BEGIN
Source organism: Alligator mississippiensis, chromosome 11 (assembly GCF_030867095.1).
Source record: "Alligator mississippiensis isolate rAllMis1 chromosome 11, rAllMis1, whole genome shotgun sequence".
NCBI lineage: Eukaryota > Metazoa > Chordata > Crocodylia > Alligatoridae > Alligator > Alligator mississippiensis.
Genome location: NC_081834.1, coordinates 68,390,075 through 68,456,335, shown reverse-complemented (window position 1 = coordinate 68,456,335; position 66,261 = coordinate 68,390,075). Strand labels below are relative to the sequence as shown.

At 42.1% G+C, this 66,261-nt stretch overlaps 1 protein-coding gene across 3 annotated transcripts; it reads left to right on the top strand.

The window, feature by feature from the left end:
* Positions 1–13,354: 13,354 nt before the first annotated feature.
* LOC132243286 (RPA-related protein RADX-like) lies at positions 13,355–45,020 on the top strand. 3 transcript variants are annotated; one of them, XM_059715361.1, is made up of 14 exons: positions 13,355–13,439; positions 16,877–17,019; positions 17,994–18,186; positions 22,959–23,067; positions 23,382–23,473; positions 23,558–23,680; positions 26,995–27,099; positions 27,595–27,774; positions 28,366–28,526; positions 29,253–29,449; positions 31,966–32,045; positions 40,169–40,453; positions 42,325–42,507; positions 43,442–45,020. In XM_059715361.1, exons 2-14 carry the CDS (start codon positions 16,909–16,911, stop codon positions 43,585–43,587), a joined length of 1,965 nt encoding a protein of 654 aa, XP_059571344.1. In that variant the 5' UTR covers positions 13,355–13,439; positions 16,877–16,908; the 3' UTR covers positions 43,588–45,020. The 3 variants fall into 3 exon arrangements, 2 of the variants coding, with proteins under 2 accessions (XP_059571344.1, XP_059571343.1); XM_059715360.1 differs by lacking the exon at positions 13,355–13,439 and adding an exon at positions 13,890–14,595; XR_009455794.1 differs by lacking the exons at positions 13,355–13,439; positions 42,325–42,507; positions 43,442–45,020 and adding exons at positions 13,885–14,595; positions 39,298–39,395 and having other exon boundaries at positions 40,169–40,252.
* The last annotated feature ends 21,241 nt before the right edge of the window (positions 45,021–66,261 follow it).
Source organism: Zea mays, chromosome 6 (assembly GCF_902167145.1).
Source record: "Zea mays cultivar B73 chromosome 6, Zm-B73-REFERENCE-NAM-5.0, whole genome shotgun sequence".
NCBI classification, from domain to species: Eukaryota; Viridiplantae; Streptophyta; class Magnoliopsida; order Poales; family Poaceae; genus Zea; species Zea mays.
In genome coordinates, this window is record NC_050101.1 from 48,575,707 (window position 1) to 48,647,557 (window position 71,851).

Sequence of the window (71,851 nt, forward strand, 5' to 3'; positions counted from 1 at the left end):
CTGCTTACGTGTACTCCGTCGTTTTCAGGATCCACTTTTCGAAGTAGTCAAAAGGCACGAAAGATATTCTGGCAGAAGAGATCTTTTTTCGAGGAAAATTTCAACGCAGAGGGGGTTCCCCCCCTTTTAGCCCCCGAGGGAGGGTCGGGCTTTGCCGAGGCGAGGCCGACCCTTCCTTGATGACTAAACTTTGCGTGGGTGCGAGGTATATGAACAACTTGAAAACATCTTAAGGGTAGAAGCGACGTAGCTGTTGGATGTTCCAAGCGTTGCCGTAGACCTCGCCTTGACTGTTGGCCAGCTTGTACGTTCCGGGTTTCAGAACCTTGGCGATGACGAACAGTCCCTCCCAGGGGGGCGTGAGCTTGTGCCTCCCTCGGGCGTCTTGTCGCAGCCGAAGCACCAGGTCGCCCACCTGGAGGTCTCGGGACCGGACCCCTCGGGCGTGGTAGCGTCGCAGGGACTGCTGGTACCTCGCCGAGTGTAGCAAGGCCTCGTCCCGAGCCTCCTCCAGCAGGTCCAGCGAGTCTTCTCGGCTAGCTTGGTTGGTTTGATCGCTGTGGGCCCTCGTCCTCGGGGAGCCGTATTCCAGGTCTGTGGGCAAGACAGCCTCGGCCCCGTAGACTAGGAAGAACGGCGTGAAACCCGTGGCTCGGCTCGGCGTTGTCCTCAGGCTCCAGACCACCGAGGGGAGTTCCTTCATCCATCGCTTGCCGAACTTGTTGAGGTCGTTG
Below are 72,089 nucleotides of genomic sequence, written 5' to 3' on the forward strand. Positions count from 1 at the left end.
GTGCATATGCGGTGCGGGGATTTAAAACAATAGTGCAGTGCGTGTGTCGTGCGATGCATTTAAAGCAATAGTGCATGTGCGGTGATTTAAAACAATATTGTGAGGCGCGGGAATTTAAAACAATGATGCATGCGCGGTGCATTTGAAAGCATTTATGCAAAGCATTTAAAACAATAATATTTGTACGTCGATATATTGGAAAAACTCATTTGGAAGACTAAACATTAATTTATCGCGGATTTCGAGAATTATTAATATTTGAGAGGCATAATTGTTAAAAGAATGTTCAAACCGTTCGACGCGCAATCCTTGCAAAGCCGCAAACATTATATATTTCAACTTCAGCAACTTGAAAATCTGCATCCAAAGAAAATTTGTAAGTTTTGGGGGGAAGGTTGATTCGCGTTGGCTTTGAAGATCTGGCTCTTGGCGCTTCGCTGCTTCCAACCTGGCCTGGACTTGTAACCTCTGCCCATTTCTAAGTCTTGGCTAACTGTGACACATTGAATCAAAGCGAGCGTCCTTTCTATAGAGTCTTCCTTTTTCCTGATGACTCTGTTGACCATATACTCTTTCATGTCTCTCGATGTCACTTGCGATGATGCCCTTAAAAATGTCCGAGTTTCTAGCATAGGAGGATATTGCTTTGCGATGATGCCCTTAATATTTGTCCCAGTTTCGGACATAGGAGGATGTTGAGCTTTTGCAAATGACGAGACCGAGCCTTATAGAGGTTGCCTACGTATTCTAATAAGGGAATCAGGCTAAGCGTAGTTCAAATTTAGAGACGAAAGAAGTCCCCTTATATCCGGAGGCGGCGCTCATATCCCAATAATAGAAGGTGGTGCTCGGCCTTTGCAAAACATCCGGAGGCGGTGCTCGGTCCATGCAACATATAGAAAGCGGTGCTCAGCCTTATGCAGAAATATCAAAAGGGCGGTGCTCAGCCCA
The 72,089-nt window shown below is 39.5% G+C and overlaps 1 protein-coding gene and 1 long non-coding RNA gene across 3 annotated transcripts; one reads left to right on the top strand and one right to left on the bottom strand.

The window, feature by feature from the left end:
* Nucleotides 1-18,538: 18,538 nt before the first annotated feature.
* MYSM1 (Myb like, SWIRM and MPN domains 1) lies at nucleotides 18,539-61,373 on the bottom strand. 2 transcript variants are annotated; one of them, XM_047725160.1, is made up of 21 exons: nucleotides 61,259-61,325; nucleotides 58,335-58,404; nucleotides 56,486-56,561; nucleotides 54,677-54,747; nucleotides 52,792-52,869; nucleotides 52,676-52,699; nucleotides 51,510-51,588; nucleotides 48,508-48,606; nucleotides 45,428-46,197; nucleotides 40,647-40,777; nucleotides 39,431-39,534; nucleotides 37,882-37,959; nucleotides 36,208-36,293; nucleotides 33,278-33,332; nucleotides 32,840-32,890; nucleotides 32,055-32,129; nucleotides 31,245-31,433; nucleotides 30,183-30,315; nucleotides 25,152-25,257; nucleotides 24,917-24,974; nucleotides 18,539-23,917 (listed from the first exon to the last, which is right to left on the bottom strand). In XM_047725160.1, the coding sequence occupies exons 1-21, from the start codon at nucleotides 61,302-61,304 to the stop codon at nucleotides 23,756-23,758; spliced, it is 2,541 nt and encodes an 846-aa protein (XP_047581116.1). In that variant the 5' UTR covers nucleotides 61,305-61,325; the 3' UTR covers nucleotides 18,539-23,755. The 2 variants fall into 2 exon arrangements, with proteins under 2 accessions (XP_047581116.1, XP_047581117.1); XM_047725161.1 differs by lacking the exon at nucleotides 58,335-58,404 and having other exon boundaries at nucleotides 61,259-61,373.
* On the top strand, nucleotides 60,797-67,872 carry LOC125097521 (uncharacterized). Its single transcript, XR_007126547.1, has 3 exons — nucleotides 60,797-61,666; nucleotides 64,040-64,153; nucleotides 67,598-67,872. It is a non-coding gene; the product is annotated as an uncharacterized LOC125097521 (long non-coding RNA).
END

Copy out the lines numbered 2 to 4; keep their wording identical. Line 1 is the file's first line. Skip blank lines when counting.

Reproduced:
Source record: "Alligator mississippiensis isolate rAllMis1 chromosome 11, rAllMis1, whole genome shotgun sequence".
NCBI lineage: Eukaryota > Metazoa > Chordata > Crocodylia > Alligatoridae > Alligator > Alligator mississippiensis.
Genome location: NC_081834.1, coordinates 68,390,075 through 68,456,335, shown reverse-complemented (window position 1 = coordinate 68,456,335; position 66,261 = coordinate 68,390,075). Strand labels below are relative to the sequence as shown.